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Wednesday, 30 July 2014

From Today's Papers - 30 Jul 2014

VVIP chopper deal: Proceedings against Finmeccannica shelved

Rome/New Delhi, July 29
Italian prosecutors have “shelved” proceedings against defence major Finmeccannica, the parent firm of AgustaWestland, saying it had nothing to do with the alleged corruption in India’s Rs 3,600-crore deal to procure 12 VVIP helicopters, Italian news agency Ansa reported.

India scrapped the deal on January 1 on the basis of alleged breach of pre-contract integrity pact and alleged payment of kickbacks to Indian agents by the firm to secure the contract.

Prosecutors in the northern Italian city of Busto Arsizio have shelved proceedings against Finmeccanica for the alleged corruption in the sale to the Indian government of 12 AW-101 helicopters made by its AgustaWestland subsidiary, Ansa said in its report.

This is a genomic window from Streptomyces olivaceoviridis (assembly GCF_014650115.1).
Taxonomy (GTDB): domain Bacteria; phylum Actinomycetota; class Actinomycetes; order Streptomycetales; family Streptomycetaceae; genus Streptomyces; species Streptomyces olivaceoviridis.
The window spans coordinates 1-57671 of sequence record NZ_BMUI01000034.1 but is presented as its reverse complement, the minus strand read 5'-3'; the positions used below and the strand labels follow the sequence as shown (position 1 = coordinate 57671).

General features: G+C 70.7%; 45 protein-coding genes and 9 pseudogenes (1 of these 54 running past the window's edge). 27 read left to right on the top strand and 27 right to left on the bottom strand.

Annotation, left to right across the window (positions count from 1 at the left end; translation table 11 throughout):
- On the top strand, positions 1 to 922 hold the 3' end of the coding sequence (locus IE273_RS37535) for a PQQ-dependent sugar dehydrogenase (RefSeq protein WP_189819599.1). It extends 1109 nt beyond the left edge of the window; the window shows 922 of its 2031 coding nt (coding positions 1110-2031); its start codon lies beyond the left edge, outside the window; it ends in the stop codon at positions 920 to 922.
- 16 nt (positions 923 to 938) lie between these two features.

They have stated that Finmeccanica has nothing to do with the offence, the company said in a statement issued in Italy.

The Italian firm said its two subsidiary companies have agreed to pay a fine in the contract, but not admitted to any wrongdoing.

“AgustaWestland SpA and its UK subsidiary AgustaWestland Ltd, together with the prosecutor, decided to ask for the application of administrative pecuniary sanctions of limited extent against them, also confirming the effectiveness of their control systems and the substantial strangeness towards the facts alleged by the prosecution of corruption assumed. It remains therefore excluded any admission of wrongdoing on the part of both companies," the firm said.